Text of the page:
The U.S. Department of Agriculture issued its first guidance on how hemp can be lawfully produced under the 2018 Farm Bill.
But with more than a week since the USDA’s interim rule has been revealed in its 161 pages, attorneys and their clients in the hemp industry still have plenty of questions on how the federal government will regulate the crop.
The USDA interim rule on hemp, published Oct. 31 in the Federal Register, provides a framework for states and Native American tribes to set their own regulations for commercial hemp. The rule reinforces that states cannot ban interstate commerce in legal industrial hemp, and it sets federal baselines for licensing, reporting, testing samples and other requirements.
Hemp is defined as cannabis sativa plant containing no more than 0.3% THC, which is the psychoactive component of marijuana. Hemp is regulated separately from marijuana. In Colorado, it is the purview of the Department of Agriculture whereas marijuana regulation falls within the Department of Revenue.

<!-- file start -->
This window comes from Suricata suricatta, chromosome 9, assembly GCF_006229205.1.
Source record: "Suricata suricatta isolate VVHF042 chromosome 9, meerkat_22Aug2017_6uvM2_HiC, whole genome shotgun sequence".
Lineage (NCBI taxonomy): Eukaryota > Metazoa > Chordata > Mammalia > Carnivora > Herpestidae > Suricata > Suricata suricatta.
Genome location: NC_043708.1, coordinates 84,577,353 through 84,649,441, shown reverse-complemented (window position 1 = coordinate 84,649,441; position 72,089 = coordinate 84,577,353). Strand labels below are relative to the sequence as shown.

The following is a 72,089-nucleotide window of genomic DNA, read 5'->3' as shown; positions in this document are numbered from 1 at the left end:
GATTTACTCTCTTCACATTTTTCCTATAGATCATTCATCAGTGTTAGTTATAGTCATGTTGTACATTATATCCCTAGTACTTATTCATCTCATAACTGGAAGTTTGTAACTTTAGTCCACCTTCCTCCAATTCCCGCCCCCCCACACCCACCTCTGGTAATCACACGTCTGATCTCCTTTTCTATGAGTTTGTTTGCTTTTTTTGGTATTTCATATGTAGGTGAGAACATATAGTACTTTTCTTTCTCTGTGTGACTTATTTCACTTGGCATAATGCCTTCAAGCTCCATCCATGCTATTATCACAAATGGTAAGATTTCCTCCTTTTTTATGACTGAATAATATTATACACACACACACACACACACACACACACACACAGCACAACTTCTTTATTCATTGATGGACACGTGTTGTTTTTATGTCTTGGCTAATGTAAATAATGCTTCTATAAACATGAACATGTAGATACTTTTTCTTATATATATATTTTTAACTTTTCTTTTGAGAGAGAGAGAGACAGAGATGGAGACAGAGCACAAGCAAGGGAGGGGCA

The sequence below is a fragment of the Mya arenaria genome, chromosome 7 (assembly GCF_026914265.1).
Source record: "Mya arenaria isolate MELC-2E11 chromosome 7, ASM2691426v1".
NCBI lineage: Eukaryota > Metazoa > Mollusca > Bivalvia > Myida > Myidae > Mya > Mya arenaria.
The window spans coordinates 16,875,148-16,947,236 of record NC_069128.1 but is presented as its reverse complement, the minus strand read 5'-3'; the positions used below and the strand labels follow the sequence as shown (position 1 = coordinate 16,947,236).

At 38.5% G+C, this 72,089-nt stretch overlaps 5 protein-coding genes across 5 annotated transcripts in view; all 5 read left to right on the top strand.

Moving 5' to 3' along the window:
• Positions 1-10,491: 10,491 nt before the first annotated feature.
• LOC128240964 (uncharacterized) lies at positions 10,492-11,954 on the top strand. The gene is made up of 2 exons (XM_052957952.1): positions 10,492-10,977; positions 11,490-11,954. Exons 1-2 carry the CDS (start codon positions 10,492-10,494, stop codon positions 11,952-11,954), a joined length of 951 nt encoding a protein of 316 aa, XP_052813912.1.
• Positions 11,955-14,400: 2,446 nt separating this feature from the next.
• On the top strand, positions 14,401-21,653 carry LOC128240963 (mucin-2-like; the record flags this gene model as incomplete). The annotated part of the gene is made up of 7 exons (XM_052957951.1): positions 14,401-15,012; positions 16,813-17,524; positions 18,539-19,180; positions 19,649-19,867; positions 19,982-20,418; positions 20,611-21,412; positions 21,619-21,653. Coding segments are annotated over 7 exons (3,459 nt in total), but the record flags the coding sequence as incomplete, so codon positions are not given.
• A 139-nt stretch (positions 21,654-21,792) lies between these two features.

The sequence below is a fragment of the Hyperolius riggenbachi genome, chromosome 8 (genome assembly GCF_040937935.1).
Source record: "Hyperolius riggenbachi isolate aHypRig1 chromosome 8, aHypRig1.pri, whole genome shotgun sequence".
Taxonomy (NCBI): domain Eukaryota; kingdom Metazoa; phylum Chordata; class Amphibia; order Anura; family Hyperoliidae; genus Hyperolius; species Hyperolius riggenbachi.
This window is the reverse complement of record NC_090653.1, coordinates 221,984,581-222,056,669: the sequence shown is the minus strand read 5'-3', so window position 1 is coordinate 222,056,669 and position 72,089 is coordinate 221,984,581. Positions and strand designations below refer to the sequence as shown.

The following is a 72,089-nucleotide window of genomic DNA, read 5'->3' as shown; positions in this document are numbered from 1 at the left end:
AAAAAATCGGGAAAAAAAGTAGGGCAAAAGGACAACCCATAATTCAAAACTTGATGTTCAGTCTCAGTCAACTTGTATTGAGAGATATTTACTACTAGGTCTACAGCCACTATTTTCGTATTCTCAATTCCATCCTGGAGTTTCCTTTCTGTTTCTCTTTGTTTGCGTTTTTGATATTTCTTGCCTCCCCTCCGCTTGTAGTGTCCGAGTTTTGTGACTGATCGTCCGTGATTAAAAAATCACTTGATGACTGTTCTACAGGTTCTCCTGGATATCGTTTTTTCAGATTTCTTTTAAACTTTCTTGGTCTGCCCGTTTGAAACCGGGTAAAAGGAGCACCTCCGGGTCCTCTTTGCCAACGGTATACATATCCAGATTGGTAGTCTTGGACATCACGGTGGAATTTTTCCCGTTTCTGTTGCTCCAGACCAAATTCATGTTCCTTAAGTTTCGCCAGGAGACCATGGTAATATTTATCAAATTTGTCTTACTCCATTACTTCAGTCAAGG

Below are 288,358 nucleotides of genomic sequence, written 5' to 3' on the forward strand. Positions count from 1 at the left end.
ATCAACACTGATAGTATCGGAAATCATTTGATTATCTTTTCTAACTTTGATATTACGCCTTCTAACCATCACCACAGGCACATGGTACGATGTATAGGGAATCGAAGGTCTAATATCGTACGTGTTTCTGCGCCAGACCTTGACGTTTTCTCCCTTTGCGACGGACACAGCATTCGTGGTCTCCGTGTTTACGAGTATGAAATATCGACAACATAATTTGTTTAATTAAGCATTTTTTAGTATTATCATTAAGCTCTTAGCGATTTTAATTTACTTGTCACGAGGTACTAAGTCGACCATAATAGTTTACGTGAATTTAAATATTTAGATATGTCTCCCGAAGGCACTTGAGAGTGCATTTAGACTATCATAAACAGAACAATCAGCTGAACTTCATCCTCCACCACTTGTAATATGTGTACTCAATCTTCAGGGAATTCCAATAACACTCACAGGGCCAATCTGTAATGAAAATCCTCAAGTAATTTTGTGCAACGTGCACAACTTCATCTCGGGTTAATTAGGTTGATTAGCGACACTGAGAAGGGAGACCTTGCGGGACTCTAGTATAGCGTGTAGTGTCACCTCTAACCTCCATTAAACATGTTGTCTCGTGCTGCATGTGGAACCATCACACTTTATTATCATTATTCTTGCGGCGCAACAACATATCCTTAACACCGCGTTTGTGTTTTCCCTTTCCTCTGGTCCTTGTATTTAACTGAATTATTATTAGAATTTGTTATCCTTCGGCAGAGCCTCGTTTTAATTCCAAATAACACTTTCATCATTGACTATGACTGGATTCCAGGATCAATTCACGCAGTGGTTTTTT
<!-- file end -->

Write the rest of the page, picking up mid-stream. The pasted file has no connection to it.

The USDA hemp rule doesn’t implicate cannabidiol, or CBD products, the market for which has ballooned in the year since the 2018 Farm Bill was enacted. The cannabis industry still awaits guidance on CBD from the U.S. Food and Drug Administration.
The USDA hemp rule, which is effective immediately, is now in its 60-day public comment period.
With Colorado voters approving legal hemp and recreational marijuana in 2012, Colorado has been cultivating hemp commerce and regulations for years. The state has issued more than 2,600 registrations to date for entities to process or sell hemp. The Colorado Department of Agriculture Plant Industry Division is pre-paring to submit a new state hemp plan to the USDA.